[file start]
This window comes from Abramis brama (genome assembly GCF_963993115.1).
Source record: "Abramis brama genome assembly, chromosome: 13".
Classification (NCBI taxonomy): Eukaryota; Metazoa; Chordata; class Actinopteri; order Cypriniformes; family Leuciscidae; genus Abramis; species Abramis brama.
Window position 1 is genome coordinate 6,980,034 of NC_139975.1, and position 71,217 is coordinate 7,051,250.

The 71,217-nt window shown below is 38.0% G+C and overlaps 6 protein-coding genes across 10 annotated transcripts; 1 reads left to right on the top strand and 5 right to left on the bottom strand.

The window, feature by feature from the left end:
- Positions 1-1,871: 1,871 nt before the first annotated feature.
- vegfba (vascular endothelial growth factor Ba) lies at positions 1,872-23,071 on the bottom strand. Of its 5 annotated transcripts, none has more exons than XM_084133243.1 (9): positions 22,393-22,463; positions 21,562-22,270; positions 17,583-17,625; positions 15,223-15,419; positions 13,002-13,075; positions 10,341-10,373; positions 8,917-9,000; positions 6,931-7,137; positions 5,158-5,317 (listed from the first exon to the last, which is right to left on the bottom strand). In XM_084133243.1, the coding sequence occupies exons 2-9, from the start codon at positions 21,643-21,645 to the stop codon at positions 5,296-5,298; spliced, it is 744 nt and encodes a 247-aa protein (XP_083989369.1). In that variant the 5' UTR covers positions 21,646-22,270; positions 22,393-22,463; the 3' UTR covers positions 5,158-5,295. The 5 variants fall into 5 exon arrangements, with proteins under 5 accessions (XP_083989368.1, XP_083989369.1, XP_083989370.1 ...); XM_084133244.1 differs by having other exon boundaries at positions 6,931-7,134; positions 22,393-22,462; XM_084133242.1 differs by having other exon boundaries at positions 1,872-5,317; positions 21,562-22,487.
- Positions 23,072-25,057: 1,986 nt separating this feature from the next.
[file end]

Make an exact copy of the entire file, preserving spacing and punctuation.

This window comes from Abramis brama (genome assembly GCF_963993115.1).
Source record: "Abramis brama genome assembly, chromosome: 13".
Classification (NCBI taxonomy): Eukaryota; Metazoa; Chordata; class Actinopteri; order Cypriniformes; family Leuciscidae; genus Abramis; species Abramis brama.
Window position 1 is genome coordinate 6,980,034 of NC_139975.1, and position 71,217 is coordinate 7,051,250.

The 71,217-nt window shown below is 38.0% G+C and overlaps 6 protein-coding genes across 10 annotated transcripts; 1 reads left to right on the top strand and 5 right to left on the bottom strand.

The window, feature by feature from the left end:
- Positions 1-1,871: 1,871 nt before the first annotated feature.
- vegfba (vascular endothelial growth factor Ba) lies at positions 1,872-23,071 on the bottom strand. Of its 5 annotated transcripts, none has more exons than XM_084133243.1 (9): positions 22,393-22,463; positions 21,562-22,270; positions 17,583-17,625; positions 15,223-15,419; positions 13,002-13,075; positions 10,341-10,373; positions 8,917-9,000; positions 6,931-7,137; positions 5,158-5,317 (listed from the first exon to the last, which is right to left on the bottom strand). In XM_084133243.1, the coding sequence occupies exons 2-9, from the start codon at positions 21,643-21,645 to the stop codon at positions 5,296-5,298; spliced, it is 744 nt and encodes a 247-aa protein (XP_083989369.1). In that variant the 5' UTR covers positions 21,646-22,270; positions 22,393-22,463; the 3' UTR covers positions 5,158-5,295. The 5 variants fall into 5 exon arrangements, with proteins under 5 accessions (XP_083989368.1, XP_083989369.1, XP_083989370.1 ...); XM_084133244.1 differs by having other exon boundaries at positions 6,931-7,134; positions 22,393-22,462; XM_084133242.1 differs by having other exon boundaries at positions 1,872-5,317; positions 21,562-22,487.
- Positions 23,072-25,057: 1,986 nt separating this feature from the next.